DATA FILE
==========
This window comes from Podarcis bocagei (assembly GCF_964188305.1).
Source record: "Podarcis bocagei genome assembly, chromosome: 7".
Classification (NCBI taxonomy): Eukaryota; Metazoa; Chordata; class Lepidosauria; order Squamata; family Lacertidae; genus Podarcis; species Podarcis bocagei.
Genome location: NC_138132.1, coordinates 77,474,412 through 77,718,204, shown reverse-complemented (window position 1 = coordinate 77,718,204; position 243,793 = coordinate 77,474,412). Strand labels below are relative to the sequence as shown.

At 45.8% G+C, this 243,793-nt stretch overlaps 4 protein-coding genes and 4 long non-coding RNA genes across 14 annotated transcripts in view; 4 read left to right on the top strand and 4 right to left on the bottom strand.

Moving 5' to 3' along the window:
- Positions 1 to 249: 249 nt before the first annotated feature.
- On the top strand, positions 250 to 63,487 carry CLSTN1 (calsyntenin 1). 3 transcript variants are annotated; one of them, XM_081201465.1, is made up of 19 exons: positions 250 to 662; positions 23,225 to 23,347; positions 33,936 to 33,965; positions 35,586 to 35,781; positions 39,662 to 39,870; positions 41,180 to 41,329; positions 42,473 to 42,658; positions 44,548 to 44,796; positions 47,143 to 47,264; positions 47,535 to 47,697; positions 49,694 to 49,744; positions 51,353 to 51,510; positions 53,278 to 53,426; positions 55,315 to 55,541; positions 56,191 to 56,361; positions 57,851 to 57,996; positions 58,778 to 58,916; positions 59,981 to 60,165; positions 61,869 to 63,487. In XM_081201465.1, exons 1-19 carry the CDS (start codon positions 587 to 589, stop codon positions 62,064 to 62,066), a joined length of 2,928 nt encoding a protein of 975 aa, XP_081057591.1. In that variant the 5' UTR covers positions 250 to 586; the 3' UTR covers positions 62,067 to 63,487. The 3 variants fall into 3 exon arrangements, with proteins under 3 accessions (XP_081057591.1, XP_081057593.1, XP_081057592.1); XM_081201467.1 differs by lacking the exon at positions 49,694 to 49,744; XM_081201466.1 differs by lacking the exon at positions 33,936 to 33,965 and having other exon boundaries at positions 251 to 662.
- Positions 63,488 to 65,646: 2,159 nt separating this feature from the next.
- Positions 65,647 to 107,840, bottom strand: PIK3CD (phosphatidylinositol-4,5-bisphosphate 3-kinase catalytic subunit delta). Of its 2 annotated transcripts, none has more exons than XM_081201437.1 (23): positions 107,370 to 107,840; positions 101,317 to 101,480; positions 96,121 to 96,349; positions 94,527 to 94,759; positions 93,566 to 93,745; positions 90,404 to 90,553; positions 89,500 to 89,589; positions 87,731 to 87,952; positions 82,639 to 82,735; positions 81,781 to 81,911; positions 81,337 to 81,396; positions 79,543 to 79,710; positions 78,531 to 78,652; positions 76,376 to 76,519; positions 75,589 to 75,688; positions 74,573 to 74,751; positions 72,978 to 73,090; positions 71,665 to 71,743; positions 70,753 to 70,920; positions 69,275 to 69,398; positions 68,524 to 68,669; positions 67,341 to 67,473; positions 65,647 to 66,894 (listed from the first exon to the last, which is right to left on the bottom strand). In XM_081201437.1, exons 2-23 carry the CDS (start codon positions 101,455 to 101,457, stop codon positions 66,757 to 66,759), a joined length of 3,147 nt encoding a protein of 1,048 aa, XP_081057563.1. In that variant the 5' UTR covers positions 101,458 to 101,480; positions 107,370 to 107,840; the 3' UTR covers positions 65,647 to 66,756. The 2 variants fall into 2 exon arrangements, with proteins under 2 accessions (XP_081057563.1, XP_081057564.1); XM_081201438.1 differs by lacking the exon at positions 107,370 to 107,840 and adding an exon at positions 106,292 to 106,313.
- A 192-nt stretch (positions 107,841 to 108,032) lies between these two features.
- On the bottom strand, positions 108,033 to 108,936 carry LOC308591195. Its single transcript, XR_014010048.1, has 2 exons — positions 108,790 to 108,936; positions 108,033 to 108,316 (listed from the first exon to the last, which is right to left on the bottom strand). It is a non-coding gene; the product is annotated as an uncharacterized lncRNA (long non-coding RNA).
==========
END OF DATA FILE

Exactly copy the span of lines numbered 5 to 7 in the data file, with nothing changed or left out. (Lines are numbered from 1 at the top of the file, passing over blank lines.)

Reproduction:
At 45.8% G+C, this 243,793-nt stretch overlaps 4 protein-coding genes and 4 long non-coding RNA genes across 14 annotated transcripts in view; 4 read left to right on the top strand and 4 right to left on the bottom strand.

Moving 5' to 3' along the window:
- Positions 1 to 249: 249 nt before the first annotated feature.